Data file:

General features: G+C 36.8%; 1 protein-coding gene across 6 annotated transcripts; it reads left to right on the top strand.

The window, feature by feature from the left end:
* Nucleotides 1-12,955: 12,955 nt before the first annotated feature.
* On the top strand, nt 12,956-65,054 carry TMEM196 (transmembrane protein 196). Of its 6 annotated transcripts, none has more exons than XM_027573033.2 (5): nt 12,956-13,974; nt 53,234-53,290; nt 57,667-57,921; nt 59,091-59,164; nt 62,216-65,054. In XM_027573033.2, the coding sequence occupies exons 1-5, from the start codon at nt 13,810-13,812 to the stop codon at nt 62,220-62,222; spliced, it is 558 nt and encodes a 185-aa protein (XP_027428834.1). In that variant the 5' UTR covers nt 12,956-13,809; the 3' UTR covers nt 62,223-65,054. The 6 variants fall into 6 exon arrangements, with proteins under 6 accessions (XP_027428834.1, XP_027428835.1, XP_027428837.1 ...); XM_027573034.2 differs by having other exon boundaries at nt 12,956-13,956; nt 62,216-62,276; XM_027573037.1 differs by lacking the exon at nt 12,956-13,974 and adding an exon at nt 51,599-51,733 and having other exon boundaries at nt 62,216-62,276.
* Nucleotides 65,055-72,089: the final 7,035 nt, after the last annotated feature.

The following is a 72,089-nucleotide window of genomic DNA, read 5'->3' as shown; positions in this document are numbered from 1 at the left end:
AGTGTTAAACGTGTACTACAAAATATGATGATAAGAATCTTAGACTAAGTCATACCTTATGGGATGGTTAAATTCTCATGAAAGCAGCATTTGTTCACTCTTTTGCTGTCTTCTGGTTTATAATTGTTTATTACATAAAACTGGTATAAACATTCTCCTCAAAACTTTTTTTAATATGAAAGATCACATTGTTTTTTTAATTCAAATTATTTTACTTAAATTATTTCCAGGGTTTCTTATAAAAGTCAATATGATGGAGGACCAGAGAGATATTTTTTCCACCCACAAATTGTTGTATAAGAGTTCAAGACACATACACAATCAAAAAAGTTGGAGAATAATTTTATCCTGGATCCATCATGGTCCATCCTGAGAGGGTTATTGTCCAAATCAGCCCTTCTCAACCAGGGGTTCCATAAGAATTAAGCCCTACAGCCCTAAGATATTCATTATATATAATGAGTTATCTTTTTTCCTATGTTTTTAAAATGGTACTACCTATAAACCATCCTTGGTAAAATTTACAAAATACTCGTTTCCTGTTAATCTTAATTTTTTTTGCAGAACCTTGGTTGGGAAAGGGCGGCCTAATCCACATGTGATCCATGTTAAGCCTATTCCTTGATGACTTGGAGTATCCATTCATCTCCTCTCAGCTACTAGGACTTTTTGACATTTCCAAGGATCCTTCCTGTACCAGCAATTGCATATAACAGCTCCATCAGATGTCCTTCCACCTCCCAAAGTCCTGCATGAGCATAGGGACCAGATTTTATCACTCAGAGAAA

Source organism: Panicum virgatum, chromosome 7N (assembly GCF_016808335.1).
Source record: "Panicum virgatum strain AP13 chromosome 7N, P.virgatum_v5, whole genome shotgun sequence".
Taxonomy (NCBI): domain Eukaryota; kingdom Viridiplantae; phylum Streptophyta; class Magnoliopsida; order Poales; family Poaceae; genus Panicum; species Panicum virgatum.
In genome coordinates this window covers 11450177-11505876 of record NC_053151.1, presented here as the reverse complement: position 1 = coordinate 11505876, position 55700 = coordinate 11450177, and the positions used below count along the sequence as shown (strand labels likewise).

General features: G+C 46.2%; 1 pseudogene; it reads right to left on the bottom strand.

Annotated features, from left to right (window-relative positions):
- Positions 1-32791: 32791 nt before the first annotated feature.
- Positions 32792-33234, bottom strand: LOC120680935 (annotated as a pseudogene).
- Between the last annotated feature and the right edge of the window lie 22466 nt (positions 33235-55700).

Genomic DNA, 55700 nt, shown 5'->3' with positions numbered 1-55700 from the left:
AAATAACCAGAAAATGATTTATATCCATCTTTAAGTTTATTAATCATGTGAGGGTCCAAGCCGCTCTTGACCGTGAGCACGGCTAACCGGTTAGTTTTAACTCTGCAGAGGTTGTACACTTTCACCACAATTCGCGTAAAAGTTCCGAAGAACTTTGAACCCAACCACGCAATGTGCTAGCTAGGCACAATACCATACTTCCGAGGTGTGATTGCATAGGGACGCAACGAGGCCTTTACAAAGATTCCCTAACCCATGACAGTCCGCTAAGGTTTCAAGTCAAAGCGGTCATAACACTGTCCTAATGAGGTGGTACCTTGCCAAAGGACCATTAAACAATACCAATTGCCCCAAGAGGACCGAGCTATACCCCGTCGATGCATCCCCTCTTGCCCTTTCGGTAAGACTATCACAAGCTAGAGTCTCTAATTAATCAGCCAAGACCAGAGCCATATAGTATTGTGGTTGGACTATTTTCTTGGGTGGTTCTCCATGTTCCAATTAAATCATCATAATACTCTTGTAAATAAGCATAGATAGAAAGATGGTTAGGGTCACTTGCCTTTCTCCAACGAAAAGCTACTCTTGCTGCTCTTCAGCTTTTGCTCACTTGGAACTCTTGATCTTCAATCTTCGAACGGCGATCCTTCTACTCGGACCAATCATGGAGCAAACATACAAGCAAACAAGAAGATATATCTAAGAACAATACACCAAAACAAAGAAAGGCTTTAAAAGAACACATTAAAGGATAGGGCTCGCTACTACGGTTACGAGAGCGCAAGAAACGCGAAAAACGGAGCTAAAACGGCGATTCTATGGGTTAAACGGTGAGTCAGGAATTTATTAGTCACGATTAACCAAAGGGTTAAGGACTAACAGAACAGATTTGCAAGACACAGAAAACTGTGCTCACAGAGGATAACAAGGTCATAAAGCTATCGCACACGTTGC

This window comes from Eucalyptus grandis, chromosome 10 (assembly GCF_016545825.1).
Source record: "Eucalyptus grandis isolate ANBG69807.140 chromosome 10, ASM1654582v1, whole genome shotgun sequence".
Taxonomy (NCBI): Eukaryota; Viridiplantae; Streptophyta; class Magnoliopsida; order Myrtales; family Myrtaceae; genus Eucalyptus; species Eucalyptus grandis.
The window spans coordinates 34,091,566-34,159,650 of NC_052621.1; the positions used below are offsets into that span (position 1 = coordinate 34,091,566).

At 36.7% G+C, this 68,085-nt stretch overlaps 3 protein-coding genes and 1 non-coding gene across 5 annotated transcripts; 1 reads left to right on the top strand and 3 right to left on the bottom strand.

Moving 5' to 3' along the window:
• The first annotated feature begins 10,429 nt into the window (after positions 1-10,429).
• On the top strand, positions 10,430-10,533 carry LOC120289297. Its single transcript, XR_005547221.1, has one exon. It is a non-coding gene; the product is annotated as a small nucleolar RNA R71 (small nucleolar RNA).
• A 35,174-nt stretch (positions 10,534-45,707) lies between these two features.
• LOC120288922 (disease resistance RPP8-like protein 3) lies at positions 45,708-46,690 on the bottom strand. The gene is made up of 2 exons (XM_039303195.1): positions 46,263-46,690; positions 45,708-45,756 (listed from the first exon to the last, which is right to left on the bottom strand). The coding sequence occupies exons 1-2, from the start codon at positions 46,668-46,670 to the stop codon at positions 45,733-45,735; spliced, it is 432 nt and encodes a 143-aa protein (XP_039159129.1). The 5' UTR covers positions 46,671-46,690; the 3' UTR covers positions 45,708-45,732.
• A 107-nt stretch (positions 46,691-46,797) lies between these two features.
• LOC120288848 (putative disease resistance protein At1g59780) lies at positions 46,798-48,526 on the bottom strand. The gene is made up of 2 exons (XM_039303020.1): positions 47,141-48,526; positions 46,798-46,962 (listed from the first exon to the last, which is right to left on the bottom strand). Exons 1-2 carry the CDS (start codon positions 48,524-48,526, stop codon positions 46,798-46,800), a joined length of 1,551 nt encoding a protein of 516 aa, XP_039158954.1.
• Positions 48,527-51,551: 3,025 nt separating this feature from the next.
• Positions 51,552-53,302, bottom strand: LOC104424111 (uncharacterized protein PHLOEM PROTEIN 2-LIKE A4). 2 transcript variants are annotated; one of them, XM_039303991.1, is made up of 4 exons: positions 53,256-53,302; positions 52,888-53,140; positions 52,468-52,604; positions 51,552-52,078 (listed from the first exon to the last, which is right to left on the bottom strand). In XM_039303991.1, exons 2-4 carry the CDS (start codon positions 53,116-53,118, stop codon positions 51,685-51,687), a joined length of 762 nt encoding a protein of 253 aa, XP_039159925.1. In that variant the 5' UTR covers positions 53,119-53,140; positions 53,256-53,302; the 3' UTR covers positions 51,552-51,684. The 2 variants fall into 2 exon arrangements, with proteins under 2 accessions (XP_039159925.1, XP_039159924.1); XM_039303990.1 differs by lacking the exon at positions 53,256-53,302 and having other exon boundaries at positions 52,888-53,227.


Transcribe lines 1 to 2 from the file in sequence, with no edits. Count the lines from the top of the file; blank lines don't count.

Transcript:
General features: G+C 36.8%; 1 protein-coding gene across 6 annotated transcripts; it reads left to right on the top strand.

The window, feature by feature from the left end: